A Month of Kurosawa: The Bad Sleep Well (1960)

To celebrate the upcoming release of my book, Akira Kurosawa: A Viewer’s Guide, due out Dec. 15 from Rowman & Littlefield — preorder here! — I’ll be doing capsule reviews all month covering every single Kurosawa film and posting (very) brief excerpts. These will be short impressions and recommendations, nothing more. For a full, detailed analysis of each, grab the book!

The Bad Sleep Well (1960)

Following a string of period pieces, Akira Kurosawa jumped back to contemporary Japan for his look at corporate corruption, The Bad Sleep Well. It’s been called by some a loose adaptation of Shakespeare’s Hamlet, though to be frank, I think that’s a stretch. Regardless, it’s a slow burning look at the way in which corruption can ruin lives.

More interesting than its look at the way in which business bigwigs can pull the strings of people great and small, however, is how this movie looks at how easy it is to sink into your own brand of moral decay. Lies with dogs, as they say, and you’ll get fleas. From the book:

Toshiro Mifune’s goals seem noble enough. Exposing the murderous corruption of high level executives is a cause the audience can stand behind. So, too, is avenging your father’s death. Yet Nishi has himself committed a string of crimes in order to reach this point in his plan. Kidnapping, assault, theft. … He’ll even have ruined a woman’s life in order to satisfy his need for vengeance.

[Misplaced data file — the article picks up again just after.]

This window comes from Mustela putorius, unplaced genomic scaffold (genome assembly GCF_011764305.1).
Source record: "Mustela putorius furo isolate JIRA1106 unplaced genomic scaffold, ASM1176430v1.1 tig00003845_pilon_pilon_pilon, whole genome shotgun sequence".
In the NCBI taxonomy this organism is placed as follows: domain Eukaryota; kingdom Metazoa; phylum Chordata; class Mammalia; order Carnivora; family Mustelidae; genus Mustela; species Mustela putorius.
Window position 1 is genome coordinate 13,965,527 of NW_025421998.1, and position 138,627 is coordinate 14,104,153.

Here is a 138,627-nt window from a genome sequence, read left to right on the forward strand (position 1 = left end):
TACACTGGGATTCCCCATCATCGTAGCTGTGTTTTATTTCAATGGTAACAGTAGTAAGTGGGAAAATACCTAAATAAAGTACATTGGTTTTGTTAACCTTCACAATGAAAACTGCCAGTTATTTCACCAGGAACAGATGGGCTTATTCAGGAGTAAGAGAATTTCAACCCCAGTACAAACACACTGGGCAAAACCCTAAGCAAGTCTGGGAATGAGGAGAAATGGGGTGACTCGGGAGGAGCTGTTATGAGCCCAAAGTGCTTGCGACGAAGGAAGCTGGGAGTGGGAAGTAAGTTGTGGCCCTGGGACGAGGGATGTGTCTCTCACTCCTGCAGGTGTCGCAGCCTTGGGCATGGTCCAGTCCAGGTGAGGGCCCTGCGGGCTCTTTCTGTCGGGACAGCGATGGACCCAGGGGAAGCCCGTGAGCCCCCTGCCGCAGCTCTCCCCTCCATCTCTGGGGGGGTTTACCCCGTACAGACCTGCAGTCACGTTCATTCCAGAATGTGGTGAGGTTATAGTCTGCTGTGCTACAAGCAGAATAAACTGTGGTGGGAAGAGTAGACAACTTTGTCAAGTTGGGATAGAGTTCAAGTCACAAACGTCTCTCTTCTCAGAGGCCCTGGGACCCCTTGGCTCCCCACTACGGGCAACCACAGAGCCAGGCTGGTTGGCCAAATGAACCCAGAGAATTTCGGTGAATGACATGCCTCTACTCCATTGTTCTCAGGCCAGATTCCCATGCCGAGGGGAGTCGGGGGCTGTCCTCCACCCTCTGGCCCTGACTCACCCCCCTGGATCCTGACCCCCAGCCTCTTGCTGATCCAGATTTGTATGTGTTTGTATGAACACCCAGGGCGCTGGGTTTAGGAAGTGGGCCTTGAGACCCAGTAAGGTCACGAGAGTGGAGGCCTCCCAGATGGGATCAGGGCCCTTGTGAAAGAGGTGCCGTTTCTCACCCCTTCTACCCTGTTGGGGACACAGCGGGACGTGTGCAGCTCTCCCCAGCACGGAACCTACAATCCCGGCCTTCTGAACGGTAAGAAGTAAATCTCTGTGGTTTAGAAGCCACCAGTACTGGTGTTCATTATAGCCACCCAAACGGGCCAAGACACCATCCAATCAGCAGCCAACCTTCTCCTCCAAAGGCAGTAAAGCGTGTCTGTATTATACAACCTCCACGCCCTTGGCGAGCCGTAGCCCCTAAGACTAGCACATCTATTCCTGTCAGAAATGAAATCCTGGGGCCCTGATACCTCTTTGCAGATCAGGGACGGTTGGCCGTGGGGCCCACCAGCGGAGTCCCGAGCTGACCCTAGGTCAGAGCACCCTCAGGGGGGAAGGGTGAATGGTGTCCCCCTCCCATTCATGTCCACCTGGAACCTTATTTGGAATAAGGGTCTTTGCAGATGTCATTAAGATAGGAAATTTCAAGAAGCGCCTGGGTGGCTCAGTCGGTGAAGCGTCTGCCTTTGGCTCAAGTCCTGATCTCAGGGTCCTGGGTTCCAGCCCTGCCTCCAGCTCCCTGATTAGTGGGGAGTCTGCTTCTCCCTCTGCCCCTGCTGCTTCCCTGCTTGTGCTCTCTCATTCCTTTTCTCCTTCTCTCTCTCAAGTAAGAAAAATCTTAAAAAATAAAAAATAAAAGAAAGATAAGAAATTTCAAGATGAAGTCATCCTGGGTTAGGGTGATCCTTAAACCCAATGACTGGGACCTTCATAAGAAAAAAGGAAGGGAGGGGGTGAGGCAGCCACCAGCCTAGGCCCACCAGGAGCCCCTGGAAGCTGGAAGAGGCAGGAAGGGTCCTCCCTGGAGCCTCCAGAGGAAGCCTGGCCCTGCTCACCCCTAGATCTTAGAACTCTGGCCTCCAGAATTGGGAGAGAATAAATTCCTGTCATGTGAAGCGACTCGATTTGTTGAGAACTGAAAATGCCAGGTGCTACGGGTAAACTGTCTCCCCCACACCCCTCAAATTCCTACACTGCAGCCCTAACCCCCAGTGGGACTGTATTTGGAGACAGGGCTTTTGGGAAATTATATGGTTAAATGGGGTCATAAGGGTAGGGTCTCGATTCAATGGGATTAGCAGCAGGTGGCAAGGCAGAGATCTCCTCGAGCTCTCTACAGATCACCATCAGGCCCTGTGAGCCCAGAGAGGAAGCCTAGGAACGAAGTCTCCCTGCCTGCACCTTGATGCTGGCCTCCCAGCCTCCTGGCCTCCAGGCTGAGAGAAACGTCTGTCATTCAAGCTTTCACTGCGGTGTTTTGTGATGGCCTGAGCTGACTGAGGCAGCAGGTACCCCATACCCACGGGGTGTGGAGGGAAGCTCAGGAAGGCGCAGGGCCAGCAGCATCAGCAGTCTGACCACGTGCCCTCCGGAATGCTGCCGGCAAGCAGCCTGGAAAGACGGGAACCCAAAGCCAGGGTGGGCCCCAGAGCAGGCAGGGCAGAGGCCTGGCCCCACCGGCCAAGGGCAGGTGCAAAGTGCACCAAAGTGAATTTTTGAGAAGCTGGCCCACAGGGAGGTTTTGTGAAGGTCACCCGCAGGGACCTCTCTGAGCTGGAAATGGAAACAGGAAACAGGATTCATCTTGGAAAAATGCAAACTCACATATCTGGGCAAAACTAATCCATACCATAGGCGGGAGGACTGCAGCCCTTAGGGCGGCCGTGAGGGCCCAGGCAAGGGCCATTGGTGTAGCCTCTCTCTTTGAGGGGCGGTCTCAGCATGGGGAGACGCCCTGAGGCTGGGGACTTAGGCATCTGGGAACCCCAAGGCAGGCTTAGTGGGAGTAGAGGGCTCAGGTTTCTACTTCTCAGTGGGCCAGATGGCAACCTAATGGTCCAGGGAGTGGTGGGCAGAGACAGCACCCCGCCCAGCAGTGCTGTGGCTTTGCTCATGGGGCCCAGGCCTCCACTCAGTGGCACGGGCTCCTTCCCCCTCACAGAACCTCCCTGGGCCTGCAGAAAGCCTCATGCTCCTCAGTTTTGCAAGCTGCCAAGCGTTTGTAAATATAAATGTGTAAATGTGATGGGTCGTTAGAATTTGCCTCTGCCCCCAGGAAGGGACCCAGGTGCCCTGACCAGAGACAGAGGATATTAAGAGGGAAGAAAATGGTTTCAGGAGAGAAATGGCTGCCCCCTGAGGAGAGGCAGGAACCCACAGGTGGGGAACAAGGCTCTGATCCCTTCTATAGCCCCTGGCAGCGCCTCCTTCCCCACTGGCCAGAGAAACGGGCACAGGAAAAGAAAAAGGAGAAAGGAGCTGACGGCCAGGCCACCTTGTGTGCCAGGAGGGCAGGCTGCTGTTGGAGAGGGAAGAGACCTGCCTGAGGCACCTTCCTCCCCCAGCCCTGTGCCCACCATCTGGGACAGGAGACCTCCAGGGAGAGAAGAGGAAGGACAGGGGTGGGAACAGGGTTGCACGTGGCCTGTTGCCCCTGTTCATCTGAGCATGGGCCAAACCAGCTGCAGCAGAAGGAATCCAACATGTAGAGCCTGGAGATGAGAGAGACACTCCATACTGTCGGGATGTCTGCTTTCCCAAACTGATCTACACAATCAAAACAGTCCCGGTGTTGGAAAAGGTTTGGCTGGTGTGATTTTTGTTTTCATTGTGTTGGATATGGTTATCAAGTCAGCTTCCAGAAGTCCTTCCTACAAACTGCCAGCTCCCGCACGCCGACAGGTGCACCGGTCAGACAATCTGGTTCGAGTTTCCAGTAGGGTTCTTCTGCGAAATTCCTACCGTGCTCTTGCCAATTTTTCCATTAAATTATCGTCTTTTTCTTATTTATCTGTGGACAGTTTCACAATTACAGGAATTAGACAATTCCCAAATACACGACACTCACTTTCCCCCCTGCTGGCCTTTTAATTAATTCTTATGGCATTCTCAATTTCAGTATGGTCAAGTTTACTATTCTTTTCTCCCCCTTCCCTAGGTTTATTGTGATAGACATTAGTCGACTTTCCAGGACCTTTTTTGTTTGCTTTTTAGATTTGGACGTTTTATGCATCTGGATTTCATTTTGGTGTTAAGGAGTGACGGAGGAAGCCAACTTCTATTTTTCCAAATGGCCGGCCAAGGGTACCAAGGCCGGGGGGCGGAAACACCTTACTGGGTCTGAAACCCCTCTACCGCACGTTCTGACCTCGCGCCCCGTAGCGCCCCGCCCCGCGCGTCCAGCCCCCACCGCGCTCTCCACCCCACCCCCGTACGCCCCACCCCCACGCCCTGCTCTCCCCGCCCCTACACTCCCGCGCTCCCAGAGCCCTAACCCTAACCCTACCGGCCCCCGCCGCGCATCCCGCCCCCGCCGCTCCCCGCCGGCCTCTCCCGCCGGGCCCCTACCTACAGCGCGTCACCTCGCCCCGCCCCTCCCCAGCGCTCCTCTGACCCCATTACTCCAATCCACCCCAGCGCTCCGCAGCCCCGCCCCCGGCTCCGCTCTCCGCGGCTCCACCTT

The film inches along at a deliberate pace, revealing information to the audience at a crawl. Coming on the heels of brisk masterworks like The Hidden Fortress and (the nearly four-hour long) Seven Samurai, The Bad Sleep Well suffers by comparison. Film scholars largely adore it, and it’s understandable why — not only is it dense with rich themes, but scenes like an early wedding sequence are great examples of Kurosawa’s power as a director — but casual fans should steel themselves for something decidedly more cerebral than other Kurosawa films from this period. It’s good stuff, but if you want excitement, look elsewhere. This is a slow burn.

Check out my upcoming book for a full analysis exploring this film’s ideas, themes, good points, and bad

You can get the movie in excellent edition by the Criterion Collection.


Leave a Comment

Your email address will not be published. Required fields are marked *